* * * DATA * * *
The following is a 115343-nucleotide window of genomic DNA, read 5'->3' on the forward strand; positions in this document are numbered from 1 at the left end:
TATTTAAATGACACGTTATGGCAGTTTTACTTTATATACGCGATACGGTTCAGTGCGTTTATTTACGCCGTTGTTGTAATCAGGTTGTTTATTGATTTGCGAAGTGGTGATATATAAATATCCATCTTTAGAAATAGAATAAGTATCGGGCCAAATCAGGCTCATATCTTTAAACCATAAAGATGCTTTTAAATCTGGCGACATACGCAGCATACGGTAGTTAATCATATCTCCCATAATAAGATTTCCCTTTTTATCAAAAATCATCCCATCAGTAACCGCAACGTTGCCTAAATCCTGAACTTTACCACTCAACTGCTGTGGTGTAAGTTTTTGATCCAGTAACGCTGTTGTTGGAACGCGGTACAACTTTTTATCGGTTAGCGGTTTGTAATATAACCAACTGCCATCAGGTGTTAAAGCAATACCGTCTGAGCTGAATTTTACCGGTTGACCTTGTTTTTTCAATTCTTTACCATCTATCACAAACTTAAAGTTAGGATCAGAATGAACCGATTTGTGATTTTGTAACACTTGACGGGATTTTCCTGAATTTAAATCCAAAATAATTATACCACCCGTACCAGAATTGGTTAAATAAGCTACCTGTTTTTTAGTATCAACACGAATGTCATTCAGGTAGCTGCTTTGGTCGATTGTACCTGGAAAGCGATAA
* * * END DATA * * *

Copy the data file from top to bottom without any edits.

The following is a 115343-nucleotide window of genomic DNA, read 5'->3' on the forward strand; positions in this document are numbered from 1 at the left end:
TATTTAAATGACACGTTATGGCAGTTTTACTTTATATACGCGATACGGTTCAGTGCGTTTATTTACGCCGTTGTTGTAATCAGGTTGTTTATTGATTTGCGAAGTGGTGATATATAAATATCCATCTTTAGAAATAGAATAAGTATCGGGCCAAATCAGGCTCATATCTTTAAACCATAAAGATGCTTTTAAATCTGGCGACATACGCAGCATACGGTAGTTAATCATATCTCCCATAATAAGATTTCCCTTTTTATCAAAAATCATCCCATCAGTAACCGCAACGTTGCCTAAATCCTGAACTTTACCACTCAACTGCTGTGGTGTAAGTTTTTGATCCAGTAACGCTGTTGTTGGAACGCGGTACAACTTTTTATCGGTTAGCGGTTTGTAATATAACCAACTGCCATCAGGTGTTAAAGCAATACCGTCTGAGCTGAATTTTACCGGTTGACCTTGTTTTTTCAATTCTTTACCATCTATCACAAACTTAAAGTTAGGATCAGAATGAACCGATTTGTGATTTTGTAACACTTGACGGGATTTTCCTGAATTTAAATCCAAAATAATTATACCACCCGTACCAGAATTGGTTAAATAAGCTACCTGTTTTTTAGTATCAACACGAATGTCATTCAGGTAGCTGCTTTGGTCGATTGTACCTGGAAAGCGATAA